little front the fiercest of the battle was waged. Colonel Boomer was cut down by a terrible wound, but his regiment held their ground undismayed. The Fifth Iowa, under its brave and accomplished Matthies, held its ground against four times its numbers, making three desperate charges with the bayonet, driving back the foe in disorder each time, with every cartridge exhausted, it fell back slowly and sullenly, making every stp a battle ground and every charge a victory. night alone closed the contest, and left us in possession of the field so bravely won.
For a detailed report of the operations of each regiment I respectfully refer you to the reports of subordinate commanders, herewith submitted.
I am indebted for able and cheerful assistance rendered by Brigadier-General Stanley, whose division (with the exception of one regiment, the Eleventh Missouri), being in rear, could not take an active part. General Stanley had come to the front and tendered his serviced. To the commanders of brigades, Brigadier General J. C. Sullivan, whose personal exertions and bravery contributed very largely to our success,a nd to Colonel J. B. Sanborn, who, in this his first battle, exhibited a coolness and bravery under fire worthy a veteran, I am greatly indebted. These commanders (Stanley, Sullivan, and Sanborn) I cordially commend to the favorable notice of the Government. The reports of brigade and regimental commanders do justice to those who were conspicuous in this daring contest. I cordially unite in all they have said, and were it in my power would do personal honor in this report to every hero. To my personal staff I am under the deepest obligations. Captain R. M. Sawyer, assistant adjutant-general; Captain D. P. Allen, assistant commissary of subsistence; Lieutenant E. T. Pearce,a nd W. F. Wheeler, aides-de-camp, bore my orders through the thickest of the battle. Intelligent, capable, and brave, their gallant conduct is worthy of and will receive the honor rightly their due. My division surgeon, J. E. Lynch, was unceasing in his efforts in his own department, and to his energy and skill the greatest credit is due for the prompt and efficient care of the wounded. Captain Allen, in carrying orders along the line, came upon one of the enemy's regiments; but by his coolness and courage escaped from a murderous fire, though with a terrible wound. Lieutenant Wheeler received a slight but honorable wound while bearing orders in the face of the enemy. Captain Borcherdt, commanding my personal escort, did excellent and gallant service in rallying men to their standards. He was seriously hurt by the fall of his horse. Much of the time I was without a single officer of my staff, and was forced to send messages by orderlies. Two of these, Corporals White and Hill, did excellent service, and I beg to commend them to the notice of the general commanding. To the commanders of the batteries, Lieutenant Sears and Lieutenant Immell, the highest praise is due for unyielding bravery and the skill with which their pieces were handled. Lieutenant Sears was severely wounded, and left his guns only when his officers, men, and horses were nearly all killed and disabled, and when the battery was fairly in the enemy's hands.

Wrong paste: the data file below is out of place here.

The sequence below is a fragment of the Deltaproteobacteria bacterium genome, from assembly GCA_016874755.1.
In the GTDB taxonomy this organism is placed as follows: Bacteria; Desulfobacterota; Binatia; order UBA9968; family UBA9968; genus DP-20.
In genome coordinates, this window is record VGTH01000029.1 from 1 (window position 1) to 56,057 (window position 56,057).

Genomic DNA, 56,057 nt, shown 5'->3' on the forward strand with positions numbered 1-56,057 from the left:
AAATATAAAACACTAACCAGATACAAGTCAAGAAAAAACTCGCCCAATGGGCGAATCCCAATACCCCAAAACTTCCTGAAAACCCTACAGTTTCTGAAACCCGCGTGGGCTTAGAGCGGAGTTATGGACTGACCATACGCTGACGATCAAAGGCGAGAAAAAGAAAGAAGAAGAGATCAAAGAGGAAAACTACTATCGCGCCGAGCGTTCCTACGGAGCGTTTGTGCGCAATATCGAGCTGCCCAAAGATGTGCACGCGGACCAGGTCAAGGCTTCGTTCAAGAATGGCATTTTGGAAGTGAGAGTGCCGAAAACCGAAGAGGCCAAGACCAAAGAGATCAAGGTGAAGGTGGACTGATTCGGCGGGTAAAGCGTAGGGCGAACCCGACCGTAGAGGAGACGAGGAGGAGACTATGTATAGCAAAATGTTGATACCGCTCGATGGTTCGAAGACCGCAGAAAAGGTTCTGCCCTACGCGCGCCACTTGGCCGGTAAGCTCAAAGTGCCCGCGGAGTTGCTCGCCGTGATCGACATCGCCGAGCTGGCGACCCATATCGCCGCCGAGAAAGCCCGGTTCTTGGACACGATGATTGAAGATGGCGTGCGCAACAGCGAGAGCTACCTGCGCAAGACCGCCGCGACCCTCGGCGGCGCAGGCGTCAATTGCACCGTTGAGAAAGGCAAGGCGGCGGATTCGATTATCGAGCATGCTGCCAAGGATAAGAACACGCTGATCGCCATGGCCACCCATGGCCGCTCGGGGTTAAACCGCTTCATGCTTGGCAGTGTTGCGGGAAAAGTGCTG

In closing this report I shall be permitted to embody this summary:
On the 19th instant my division marched 19 miles,fought a desperate battle with seventh regiments against a rebel force under General Price of not less than eighteen regiments, and won a glorious victory, lying at night on their arms on the field their valor had won, and the following morning chased the feeding enemy for 15 miles, until worn out with labor and fighting and famished for want for want of food, the pursuit was discontinued